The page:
The Catcher Was a Spy - Nicholas Dawidoff

The Catcher Was a Spy

By Nicholas Dawidoff

  • Release Date: 1994-06-28
  • Genre: Biographies & Memoirs
Score: 3.5
From 12 Ratings


Now a major motion picture starring Paul Rudd

“A delightful book that recounts one of the strangest episodes in the history of espionage. . . . . Relentlessly entertaining.”—The New York Times Book Review

Moe Berg is the only major-league baseball player whose baseball card is on display at the headquarters of the CIA. For Berg was much more than a third-string catcher who played on several major league teams between 1923 and 1939. Educated at Princeton and the Sorbonne, he as reputed to speak a dozen languages (although it was also said he couldn't hit in any of them) and went on to become an OSS spy in Europe during World War II. 

As Nicholas Dawidoff follows Berg from his claustrophobic childhood through his glamorous (though equivocal) careers in sports and espionage and into the long, nomadic years during which he lived on the hospitality of such scattered acquaintances as Joe DiMaggio and Albert Einstein, he succeeds not only in establishing where Berg went, but who he was beneath his layers of carefully constructed cover. As engrossing as a novel by John le Carré, The Catcher Was a Spy is a triumphant work of historical and psychological detection.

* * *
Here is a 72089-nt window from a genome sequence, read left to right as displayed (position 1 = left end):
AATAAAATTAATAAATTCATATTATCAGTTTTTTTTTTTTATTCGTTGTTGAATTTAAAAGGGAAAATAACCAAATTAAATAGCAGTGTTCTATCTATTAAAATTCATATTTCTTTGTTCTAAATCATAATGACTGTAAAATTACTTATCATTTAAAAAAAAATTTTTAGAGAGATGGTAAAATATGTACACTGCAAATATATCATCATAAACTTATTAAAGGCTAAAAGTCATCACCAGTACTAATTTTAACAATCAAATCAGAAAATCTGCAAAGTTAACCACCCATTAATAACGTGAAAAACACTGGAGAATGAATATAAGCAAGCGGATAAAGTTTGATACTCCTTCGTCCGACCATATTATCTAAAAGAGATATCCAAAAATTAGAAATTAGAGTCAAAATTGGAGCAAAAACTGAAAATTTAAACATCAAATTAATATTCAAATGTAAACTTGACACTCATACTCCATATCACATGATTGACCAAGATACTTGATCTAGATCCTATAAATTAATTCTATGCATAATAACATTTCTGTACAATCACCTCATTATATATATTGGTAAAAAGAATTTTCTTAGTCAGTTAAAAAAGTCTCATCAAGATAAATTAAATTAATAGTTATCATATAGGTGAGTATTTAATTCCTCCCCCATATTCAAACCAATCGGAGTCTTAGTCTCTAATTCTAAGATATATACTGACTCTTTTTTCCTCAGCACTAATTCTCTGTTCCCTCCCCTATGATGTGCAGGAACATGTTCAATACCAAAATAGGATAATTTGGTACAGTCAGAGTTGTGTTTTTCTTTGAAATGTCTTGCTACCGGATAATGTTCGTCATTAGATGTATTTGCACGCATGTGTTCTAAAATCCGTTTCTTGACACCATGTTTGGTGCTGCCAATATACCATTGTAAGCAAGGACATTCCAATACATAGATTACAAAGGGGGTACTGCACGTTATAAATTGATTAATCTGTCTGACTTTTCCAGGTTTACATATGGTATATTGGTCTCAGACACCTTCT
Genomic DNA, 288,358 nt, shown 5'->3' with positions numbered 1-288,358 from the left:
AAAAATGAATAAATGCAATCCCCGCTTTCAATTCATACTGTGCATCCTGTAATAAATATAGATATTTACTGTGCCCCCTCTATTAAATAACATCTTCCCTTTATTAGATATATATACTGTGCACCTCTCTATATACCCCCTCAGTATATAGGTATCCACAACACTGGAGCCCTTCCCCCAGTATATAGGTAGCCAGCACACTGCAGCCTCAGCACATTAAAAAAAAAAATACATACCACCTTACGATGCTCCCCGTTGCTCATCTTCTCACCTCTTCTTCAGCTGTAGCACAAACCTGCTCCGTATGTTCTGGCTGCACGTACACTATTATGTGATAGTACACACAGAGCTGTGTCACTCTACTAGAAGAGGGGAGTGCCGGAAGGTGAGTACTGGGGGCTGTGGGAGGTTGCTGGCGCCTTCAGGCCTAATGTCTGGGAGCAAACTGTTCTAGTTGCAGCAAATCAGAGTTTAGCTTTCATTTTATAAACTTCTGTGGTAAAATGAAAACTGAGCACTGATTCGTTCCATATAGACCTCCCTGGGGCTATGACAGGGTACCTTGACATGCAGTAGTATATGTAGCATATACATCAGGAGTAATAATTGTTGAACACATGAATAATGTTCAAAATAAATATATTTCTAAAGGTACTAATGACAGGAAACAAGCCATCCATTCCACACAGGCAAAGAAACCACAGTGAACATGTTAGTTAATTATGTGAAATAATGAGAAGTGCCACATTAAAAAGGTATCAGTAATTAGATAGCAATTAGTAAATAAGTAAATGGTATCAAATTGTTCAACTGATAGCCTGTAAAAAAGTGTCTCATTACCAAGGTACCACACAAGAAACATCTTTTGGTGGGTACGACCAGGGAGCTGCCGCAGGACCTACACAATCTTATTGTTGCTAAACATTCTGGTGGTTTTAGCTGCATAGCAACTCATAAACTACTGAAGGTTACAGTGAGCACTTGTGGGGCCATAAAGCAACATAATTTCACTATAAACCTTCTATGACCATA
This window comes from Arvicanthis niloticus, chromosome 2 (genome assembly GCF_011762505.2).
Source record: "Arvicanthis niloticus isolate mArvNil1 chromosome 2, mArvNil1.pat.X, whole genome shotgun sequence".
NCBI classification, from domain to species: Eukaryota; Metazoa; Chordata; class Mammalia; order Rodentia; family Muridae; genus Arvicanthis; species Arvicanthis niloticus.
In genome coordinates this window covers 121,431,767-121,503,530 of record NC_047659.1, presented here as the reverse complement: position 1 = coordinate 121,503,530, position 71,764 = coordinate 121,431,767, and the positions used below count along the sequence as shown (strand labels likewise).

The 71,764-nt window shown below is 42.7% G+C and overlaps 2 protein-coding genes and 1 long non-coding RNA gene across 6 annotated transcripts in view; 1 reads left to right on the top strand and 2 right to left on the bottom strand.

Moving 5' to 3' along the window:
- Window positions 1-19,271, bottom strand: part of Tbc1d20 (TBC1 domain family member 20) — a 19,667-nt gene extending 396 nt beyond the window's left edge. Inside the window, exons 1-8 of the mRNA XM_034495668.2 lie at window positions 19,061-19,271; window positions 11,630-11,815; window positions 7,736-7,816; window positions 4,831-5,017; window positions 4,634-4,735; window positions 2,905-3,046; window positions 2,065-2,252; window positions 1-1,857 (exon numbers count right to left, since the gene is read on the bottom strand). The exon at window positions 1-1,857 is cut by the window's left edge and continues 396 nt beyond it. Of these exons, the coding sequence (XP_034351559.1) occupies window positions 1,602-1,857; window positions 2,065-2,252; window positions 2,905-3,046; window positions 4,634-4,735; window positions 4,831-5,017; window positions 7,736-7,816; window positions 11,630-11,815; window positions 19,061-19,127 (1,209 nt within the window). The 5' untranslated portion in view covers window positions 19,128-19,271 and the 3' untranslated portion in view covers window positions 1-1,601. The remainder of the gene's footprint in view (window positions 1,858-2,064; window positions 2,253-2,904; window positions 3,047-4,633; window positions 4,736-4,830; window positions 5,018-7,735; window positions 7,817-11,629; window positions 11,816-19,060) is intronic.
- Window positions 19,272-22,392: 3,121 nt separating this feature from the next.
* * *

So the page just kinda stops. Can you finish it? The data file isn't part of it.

• Magnificent

    By John Sokolowski
    Wonderfully written. I could not put this book down. If you like baseball this is a definite read for you. This goes to show you how different each of us is. The research available on Moe Berg is incredible and this book is testimony to the difficult job it was to collect that information.